Laryngitis is an inflammatory condition that affects the larynx, a part of the throat that is also known as the voice box, and that can affect both people and dogs. Most of us are aware of laryngitis, and many of us will have suffered from it ourselves at some point too – which can lead to a sore throat, a hoarse voice, and potentially, pain when talking and swallowing. The condition has a similar effect on dogs, and can be quite uncomfortable for your dog, as well as exacerbated by lots of barking.
If your dog’s voice sounds hoarse or they tend to bark a lot, it is a good idea to learn about the causes and symptoms of laryngitis in dogs, so that you can recognise it if it does arise – and in this article, we will cover the basics of the condition in more detail. Read on to learn more.
Laryngitis is the term we use to refer to an inflammation of the larynx or voice box, which can be either acute or chronic.
Acute laryngitis tends to develop fairly suddenly and generally resolve itself within two to three weeks, whilst chronic laryngitis can linger for much longer. Dogs affected with laryngitis will tend to have a hoarse or dry, raspy-sounding bark, and may avoid barking as it might be painful.
The condition can also cause problems swallowing without pain, and may be accompanied by a persistent cough and high temperature, as well as pain in the general throat and neck region.
The term “laryngitis” refers to the inflammation of the larynx itself rather than a specific disease or condition, and so the causes of laryngitis in dogs can be quite variable.
Dogs that bark continually are at particular risk of laryngitis as incessant barking strains the larynx and leads to irritation and inflammation, which in turn, causes the hoarse-sounding bark that we associate with the condition.
Coughs and colds can also cause the condition as they irritate the throat, and a cough in particular can be both a symptom of laryngitis in dogs, as well as the cause of the inflammation that leads to the condition developing.
Infections of the upper respiratory tract can also cause the acute form of laryngitis, as can other respiratory infections and irritations, including allergies.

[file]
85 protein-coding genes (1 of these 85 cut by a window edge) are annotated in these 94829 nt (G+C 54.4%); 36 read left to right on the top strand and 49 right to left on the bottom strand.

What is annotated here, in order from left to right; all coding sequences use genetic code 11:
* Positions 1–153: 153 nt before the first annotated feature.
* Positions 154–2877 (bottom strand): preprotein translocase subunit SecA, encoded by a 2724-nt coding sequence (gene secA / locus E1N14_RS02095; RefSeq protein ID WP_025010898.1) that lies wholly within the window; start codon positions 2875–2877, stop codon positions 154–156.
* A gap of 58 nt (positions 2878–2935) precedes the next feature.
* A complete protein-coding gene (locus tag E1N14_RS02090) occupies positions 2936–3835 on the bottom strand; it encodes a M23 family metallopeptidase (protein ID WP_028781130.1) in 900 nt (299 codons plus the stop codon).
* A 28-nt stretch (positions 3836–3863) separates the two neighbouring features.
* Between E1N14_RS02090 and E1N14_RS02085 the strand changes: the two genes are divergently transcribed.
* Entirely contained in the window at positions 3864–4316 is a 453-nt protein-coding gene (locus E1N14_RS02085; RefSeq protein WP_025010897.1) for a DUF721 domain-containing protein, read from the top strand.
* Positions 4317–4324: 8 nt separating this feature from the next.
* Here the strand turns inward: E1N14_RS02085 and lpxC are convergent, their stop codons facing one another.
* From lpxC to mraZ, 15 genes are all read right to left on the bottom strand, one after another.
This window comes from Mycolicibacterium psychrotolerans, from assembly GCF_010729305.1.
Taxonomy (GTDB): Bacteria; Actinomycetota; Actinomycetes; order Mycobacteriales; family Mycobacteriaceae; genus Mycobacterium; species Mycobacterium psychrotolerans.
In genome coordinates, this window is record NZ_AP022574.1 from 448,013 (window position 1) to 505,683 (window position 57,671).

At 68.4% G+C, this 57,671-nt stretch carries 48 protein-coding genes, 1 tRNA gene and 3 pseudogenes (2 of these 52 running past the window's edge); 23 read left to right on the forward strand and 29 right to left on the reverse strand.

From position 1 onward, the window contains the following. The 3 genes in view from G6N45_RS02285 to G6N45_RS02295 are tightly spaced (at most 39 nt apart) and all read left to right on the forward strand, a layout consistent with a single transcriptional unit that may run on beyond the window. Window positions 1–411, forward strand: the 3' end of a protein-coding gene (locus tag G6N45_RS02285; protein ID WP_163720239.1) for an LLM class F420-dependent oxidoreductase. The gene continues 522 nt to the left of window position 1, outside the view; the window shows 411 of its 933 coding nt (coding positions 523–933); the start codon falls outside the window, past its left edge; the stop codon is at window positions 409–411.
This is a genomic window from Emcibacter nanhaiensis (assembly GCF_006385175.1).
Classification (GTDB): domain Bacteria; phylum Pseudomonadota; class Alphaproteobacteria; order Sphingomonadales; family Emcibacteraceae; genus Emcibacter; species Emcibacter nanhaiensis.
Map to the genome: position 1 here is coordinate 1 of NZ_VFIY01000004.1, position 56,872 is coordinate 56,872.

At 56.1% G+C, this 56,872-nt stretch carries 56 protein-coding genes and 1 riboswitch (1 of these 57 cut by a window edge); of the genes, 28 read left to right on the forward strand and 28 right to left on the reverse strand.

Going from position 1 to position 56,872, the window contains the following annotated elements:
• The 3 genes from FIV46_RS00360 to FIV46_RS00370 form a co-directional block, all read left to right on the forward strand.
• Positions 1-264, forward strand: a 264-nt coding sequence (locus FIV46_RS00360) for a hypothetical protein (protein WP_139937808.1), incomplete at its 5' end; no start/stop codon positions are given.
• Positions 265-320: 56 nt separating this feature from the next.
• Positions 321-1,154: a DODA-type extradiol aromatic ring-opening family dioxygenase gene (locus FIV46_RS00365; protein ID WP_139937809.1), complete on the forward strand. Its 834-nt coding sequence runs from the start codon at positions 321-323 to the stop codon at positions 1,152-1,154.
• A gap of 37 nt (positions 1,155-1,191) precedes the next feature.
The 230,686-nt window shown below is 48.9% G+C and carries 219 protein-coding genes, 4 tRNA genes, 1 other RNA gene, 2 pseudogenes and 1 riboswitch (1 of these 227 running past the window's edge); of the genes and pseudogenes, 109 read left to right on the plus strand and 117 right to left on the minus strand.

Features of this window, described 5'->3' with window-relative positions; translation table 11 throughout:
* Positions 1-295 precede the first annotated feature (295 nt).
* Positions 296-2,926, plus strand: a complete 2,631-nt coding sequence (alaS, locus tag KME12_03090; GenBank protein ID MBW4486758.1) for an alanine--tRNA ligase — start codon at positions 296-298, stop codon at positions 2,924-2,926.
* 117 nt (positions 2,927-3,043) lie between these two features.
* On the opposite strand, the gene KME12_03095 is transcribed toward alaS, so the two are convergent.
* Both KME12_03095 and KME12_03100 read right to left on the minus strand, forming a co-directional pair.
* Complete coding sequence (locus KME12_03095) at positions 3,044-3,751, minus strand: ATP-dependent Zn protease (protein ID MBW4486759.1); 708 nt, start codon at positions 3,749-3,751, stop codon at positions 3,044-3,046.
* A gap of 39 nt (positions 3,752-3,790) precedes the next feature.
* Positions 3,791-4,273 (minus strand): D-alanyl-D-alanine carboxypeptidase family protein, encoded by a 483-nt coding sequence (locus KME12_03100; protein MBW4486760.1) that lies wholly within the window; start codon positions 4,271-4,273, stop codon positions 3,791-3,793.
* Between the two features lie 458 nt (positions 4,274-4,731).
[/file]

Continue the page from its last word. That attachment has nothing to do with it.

Flat-faced or brachycephalic dog breeds like the French bulldog and the pug are at particular risk of laryngitis, as they have shorter muzzles and so, a shorter larynx than other breeds, which makes them more prone to the condition.
Laryngitis can produce a fairly broad and diverse range of symptoms in affected dogs, and not all dogs will display all of them, or to the same extent.
Some of the most common symptoms of laryngitis in dogs include:
Because the symptoms of laryngitis in dogs affect the respiratory system and voice box, they are also shared by a range of other conditions and infections too, which means that the dog owner cannot always make an educated guess at the cause based on the presentation of the symptoms alone.
In order to get a definitive diagnosis of the condition and rule out any other potential causes, you should take your dog to the vet for an examination, which will be taken into account alongside of the description of the symptoms that you noticed at home.
Acute laryngitis in dogs tends to resolve itself within a couple of weeks, but it can be quite painful and distressing for your dog in the meantime – and if an infection or other issue is present and causing or exacerbating the problem, this must be treated first in order to enable recovery.
An underlying bacterial infection will be treated with antibiotics, and regardless of the cause, your vet may also prescribe anti-inflammatory and cough suppressant medications too, to allow your dog to heal without exacerbating the irritation.
You may also be advised to feed your dog soft foods for a while so that they can eat without discomfort, and you should also generally keep your dog warm and comfortable and avoid excessive exertion until they are well on the mend.